Dave Matthews Band Caravan Chicago: Day Three
July 8th - July 10th
Words By Andrew Veerman
Photos By Jay Miller (Gaian Eye Photography)
I was at the gates this morning as they let people in to the festival. Like Wal-Mart on the day after Thanksgiving, they came charging out of the turnstyle, headed to stake their spot at the main stage early. The veterans calmly walked in; they were in no rush because they have already had two days of this.
The first band I was to see today was Jeff Coffin Mu'Tet on the Slip Stage. Their heavy horn sound carried over the light crowd that was building. The music seemed like something meant for the Chicago blues scene. With beautiful instrumentals, this band stood out and represented blues at this festival.
I walked over to the South Work Stage to catch the Wailers show. This being my second time hearing the Wailers, I was very impressed. They seem to bring the same atmosphere with them every time they play. Their classic reggae sound was well received by the audience as both the band and audience sang through the Wailers famous songs of “Three Little Birds”, “I Shot the Sheriff”, and many more.
Before the Wailers were completely done I headed over to the Jayhawks on the Lakeside Stage. This band played with a well-tuned rock sound that other bands at this festival toyed with, but the Jayhawks hit the nail on the head. With a slight country music influence evident in their love songs, they held their own great moving sound through it all.
I kept moving to catch Emmylou Harris at the Slip Stage. Dave Matthews himself took stage to introduce Harris as one of his favorite performers of all time. Emmylou’s smooth country rhythms brought a relaxed mood to the stage. Harris joked that she had to make up stories of heartache and pain for her songs because she had such a normal childhood, which got a great laugh from the crowd.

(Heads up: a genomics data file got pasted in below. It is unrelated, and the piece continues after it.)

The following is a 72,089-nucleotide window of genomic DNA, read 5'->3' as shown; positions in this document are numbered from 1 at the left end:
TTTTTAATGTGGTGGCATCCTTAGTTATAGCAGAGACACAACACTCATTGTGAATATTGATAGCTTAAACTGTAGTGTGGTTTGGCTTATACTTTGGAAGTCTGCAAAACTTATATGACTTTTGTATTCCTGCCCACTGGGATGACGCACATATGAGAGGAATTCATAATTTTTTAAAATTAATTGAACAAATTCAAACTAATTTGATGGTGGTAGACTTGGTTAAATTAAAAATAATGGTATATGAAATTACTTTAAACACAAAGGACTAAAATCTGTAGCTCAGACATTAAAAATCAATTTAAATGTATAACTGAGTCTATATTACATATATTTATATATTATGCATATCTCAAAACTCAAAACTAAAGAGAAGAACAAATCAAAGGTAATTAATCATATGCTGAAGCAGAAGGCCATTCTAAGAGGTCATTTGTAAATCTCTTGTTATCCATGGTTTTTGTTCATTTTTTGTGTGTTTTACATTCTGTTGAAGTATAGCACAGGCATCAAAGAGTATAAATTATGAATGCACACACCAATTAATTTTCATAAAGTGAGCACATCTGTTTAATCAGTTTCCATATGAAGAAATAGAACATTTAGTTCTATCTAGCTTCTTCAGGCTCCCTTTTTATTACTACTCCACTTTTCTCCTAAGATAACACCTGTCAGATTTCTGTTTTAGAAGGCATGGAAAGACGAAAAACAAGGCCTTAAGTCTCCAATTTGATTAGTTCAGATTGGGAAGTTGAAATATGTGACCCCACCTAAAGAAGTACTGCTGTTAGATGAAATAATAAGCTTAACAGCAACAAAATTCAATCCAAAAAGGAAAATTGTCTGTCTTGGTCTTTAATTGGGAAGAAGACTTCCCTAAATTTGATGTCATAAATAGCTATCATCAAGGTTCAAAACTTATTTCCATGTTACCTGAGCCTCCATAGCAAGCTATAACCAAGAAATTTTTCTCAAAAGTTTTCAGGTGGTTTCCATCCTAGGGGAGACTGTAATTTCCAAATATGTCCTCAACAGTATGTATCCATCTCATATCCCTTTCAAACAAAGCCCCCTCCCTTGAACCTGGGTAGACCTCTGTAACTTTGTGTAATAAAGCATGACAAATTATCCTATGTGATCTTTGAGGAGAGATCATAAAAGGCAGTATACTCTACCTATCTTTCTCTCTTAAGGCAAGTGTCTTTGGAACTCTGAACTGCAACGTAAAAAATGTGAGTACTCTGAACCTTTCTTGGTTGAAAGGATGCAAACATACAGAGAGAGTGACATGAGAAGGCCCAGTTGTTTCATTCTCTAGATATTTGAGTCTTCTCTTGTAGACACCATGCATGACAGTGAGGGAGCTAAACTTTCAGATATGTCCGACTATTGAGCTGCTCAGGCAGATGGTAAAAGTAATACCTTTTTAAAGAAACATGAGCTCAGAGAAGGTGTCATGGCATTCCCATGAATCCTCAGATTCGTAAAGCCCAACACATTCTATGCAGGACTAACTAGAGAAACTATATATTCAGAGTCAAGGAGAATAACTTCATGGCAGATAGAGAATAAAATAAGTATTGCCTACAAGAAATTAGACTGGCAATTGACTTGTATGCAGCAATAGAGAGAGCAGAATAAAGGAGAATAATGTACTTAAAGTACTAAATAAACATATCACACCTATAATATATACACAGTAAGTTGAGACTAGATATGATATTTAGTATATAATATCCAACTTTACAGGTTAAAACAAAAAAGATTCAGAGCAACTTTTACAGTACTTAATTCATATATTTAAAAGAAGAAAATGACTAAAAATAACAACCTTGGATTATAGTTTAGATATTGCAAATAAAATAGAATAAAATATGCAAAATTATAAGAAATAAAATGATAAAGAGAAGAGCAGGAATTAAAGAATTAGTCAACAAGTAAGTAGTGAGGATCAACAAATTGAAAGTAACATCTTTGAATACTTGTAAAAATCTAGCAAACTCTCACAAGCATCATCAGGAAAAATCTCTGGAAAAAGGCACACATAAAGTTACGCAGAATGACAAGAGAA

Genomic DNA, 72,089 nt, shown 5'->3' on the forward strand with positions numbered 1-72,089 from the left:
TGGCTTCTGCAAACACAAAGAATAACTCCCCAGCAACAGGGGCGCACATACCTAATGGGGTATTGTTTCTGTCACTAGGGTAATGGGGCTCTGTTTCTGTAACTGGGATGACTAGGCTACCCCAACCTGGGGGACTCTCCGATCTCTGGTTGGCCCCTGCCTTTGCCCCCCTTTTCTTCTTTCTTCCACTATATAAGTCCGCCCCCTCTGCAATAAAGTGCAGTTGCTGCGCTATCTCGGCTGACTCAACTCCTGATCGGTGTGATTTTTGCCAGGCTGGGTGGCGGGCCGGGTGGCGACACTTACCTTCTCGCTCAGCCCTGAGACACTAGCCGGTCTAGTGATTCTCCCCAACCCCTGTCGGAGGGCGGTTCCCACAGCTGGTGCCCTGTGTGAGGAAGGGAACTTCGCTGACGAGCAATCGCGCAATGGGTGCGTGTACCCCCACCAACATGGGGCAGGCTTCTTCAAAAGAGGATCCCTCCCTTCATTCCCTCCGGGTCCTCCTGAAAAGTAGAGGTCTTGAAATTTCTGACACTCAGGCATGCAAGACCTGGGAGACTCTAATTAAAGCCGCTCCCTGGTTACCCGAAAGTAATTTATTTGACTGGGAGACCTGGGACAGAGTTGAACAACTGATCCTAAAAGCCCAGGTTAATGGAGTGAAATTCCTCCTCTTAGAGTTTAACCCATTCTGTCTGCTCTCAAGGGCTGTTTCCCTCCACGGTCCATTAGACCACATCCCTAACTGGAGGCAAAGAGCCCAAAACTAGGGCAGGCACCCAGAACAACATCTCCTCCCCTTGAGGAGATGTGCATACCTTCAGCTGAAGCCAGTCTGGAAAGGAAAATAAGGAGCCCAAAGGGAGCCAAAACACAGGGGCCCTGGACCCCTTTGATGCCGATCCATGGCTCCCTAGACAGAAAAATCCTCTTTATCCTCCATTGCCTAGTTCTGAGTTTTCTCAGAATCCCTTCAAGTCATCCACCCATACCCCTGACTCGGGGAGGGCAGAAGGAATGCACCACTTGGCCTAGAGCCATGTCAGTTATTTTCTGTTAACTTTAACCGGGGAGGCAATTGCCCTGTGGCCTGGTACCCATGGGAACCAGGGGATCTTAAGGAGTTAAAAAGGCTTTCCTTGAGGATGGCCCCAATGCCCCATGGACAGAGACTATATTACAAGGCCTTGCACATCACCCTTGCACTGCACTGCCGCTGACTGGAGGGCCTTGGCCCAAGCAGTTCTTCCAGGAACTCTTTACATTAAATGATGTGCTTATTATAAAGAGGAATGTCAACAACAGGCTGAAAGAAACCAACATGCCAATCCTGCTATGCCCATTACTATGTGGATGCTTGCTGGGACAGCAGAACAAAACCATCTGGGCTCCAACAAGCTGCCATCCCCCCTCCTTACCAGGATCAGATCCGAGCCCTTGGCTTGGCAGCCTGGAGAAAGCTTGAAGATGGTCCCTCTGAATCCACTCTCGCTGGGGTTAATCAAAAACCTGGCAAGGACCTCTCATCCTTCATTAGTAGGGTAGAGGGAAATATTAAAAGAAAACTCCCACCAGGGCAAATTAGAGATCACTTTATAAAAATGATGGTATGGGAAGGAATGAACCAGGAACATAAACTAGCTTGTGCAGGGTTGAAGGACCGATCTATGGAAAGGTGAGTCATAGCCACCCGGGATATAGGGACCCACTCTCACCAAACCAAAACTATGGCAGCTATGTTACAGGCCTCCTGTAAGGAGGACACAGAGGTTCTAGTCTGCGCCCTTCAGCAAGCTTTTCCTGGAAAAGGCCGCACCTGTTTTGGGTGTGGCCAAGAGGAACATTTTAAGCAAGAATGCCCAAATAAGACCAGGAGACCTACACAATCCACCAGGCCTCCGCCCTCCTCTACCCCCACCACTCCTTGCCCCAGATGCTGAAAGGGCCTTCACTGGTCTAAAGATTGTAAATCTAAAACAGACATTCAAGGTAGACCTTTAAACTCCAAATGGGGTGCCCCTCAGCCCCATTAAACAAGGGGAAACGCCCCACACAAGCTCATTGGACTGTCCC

Gomez was now taking the South Work Stage. They favor soft rock melodies with heavy hitting hard rock choruses. Every time the drums and guitar switched to a harder rhythm, you could see everyone in the audience follow suit and start moving. With their sound it is easy to see why they take the same stage as Dave Matthews Band.
I worked my way to the Lakeside Stage to see the Mariachi El Bronx sound check. As the band took stage, all of them wearing matching outfits, they were obviously different than any band there. Their rhythm section consisted of an acoustic bass guitar and the smallest drum set I had seen all weekend. The horn and violin carried the high melody as two more guitars carried the mid melody. They all came together to produce a very beautiful Latin sound.
The Slip Stage was my next stop. Sharon Jones & The Dap-Kings’ soulful sound had the entire audience dancing. If James Brown is the "Godfather of Soul," Sharon Jones & The Dap-Kings must be his grandchildren. Sharon has a powerful voice, and the band gave the feeling of a big band show you might see at a music award ceremony.
Next on my list to see was The Flaming Lips (Dark Side of The Moon). It was not a show so much as an experience that electrified your senses with tons of balloons, confetti, a huge screen showing images, a wide range of costumes, and a more then ecstatic Wayne Coyne (vocals) playing to the crowd. Starting off with a crash rock rendition of "Somewhere Over the Rainbow", they kicked right into the Dark Side of the Moon album with many other Wizard of Oz songs in between. When it was all, over an image of the beating heart on the projection screen got the crowd to start clapping to the beat, yelling for an encore. But the Lips had finished the album, and did an amazing job of it.
Dave Matthews Band took stage in great form like the previous nights. There was a gentle feel over the crowd. As the large group that had amassed sang song after song, a peace drew over the crowd. Dave Matthews Band Caravan brought these people something they had been asking for: a great three day rock show that ended with his emotionally charged music. I think every fan could not have been happier with all three nights of Dave. Altogether, the Caravan was an amazing festival for Chicago that satisfied avid fans of the jam scene and introduced many newcomers to some truly world-class music.
Jay Miller’s Day Three Photos
DMB Caravan Day One
DMB Caravan Day Two